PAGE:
In Breakfast at Tiffany’s, Holly Golightly refers to her anxiety and depression as 'the mean reds’ – the sudden and horrible feeling of being afraid but not knowing why or what you’re afraid of.
As someone who is all too familiar with this feeling, rather than waste an hour or more on the bus and then train to the city, only to stare longingly at jewellery that (as an aspiring writer) I’ll probably never be able to afford, and to avoid the embarrassment of being asked by the sales attendant to leave because I’ve salivated all over the glass counter, I have found my perfect Tiffany’s substitute.
It’s nothing illicit, and it’s not even shovelling copious amounts of Nutella into my mouth, straight from the jar, but my phone (i.e. the shiny metal pacifier) that I instinctively turn to when loneliness and depression rear their ugly heads.
While my smartphone may not have a PHD in psychology (yet), it not only offers a temporary distraction from icky thoughts and feelings, but engenders a sense of security and familiarity that I find hard to resist.
Most of the time, when I’m only feeling a little bit ‘off’ or I’ve had a tiring and stressful day, I like to cheer myself up with cute animal videos. Because whether you like cats, dogs, ferrets, or even miniature goats – you name it, I like them all – nothing quite stems the beginnings of a full-blown existential crisis like a cute animal video.
But sometimes, when the beating in my chest becomes so loud and fast it feels as if my heart’s about to explode, I notice that my phone use becomes less about distracting myself, and more about consciously engaging in an activity that magnifies all of my pre-existing insecurities.
In those moments, I’m driven by a need to validate myself, and therefore engage in the normalised, but emotionally depleting, ritual of Facebook stalking. Whereby I dredge up the past by throwing myself headfirst, down the rabbit hole of estranged friends and exes in the hope that maybe, just maybe, what I discover will make me feel better about myself as a person. Obviously, it doesn’t. I end up feeling miserable and pathetic, because drawing from comparisons is not the best recipe for happiness.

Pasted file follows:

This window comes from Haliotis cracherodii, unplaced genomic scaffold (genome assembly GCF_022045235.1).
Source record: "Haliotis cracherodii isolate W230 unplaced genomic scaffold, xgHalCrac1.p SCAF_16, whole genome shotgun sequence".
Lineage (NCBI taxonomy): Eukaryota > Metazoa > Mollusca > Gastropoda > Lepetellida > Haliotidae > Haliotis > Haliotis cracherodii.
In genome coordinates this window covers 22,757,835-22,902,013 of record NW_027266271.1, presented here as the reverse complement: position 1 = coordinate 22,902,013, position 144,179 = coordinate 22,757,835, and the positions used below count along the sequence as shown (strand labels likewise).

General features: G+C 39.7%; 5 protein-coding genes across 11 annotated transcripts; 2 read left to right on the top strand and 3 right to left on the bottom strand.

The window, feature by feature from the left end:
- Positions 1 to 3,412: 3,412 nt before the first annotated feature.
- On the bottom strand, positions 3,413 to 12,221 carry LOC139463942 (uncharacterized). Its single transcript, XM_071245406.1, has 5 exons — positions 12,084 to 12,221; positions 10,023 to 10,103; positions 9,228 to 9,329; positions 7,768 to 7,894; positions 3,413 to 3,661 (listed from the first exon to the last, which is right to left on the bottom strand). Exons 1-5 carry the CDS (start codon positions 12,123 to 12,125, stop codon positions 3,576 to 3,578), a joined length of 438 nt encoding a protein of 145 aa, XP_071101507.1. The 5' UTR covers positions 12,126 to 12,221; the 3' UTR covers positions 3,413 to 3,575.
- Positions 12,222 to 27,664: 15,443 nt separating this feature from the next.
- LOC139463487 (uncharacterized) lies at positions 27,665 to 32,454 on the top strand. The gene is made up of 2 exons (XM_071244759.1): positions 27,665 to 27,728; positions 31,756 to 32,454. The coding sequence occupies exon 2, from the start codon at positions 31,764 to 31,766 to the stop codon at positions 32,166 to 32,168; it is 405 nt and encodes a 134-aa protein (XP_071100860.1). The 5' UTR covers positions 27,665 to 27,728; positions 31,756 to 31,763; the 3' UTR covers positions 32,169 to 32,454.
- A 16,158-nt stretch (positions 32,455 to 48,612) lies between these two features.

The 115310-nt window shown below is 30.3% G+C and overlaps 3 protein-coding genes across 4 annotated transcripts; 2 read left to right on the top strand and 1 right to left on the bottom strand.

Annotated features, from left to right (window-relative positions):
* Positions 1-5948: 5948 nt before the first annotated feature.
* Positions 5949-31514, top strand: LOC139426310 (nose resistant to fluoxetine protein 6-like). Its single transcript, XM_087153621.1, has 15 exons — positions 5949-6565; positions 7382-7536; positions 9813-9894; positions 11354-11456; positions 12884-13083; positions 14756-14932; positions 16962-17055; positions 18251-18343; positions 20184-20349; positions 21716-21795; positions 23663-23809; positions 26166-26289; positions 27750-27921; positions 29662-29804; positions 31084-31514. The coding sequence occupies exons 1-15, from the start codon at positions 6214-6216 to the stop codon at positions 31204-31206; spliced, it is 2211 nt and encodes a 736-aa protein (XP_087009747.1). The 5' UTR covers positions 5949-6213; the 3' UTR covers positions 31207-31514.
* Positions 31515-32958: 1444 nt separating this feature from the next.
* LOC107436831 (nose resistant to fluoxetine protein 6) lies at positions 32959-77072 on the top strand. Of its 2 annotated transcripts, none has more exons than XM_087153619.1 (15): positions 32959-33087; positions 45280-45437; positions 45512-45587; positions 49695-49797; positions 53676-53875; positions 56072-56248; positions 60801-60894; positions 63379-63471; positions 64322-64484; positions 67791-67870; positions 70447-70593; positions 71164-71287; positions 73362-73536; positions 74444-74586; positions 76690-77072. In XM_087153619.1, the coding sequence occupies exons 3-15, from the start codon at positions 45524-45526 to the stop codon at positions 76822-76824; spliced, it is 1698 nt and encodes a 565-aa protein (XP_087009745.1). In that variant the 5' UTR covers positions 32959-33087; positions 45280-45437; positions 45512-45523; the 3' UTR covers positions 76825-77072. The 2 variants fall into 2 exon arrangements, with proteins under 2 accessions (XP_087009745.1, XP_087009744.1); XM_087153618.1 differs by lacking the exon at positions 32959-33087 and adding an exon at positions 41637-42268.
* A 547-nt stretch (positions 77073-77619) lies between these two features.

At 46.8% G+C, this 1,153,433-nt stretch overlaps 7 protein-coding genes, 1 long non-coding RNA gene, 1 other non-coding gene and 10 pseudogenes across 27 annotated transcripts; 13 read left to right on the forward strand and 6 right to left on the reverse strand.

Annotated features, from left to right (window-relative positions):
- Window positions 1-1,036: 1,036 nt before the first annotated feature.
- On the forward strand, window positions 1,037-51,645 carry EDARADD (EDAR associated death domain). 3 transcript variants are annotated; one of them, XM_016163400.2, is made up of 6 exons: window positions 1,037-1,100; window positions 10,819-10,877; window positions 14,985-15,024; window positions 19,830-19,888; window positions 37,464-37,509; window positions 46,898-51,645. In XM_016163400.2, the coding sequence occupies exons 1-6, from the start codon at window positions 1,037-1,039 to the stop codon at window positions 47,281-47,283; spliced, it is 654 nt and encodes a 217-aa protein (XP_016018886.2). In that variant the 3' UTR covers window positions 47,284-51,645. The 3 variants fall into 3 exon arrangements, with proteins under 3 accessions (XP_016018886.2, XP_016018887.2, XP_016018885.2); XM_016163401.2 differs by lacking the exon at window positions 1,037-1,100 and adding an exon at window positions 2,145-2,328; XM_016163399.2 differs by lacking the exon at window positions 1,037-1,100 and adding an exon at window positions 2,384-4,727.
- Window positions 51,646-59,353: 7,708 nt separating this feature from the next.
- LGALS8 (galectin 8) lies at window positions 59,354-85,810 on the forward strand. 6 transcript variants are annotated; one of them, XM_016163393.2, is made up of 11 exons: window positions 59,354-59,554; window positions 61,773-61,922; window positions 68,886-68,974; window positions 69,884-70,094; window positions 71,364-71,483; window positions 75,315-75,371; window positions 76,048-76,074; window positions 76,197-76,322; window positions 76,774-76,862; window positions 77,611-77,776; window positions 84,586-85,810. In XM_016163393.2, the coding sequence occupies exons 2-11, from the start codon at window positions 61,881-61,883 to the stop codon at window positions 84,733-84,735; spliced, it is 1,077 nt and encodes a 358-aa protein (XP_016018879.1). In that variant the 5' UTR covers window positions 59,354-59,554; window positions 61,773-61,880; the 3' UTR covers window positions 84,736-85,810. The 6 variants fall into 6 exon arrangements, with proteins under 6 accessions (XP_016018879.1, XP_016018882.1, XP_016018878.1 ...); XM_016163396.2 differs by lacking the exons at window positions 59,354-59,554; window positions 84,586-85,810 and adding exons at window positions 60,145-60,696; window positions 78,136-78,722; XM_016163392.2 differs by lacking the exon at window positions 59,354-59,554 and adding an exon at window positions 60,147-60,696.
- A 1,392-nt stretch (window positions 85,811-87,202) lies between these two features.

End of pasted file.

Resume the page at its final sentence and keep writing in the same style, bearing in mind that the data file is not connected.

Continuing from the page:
So why do it, then?
Depression is a lot like leading a double life, and becoming somebody else, somebody you hardly even recognise or like, is incredibly frightening. This is what makes it so difficult to reach out to people for help. It’s a vicious cycle of being too afraid to open up in case you’re misunderstood or judged, so you isolate yourself instead.
Having realised the link between my phone and my depression gives me hope more than anything. I know it’s not a long-term solution. And I have friends and a family who all love and support me, and I know my phone will never be an adequate substitute for them. The illusion that we’re virtually connected doesn’t achieve anything when you feel like you’re actually alone. So the next time I feel ‘the mean reds’ coming on, I’m going to pick up my phone for the right reasons, and organise something that will take me out, far away from the negativity and closer towards the people who make me happy.
Bianca Hunter wrote this piece for us on behalf of batyr, who want to encourage young people to share their story in a safe way. You can check out the “Being Herd” section of their site to learn to share your mental health story.
If you need any additional support with managing anxiety or depression, you can always call Lifeline on 13 11 14 or chat to someone online at eHeadspace. <3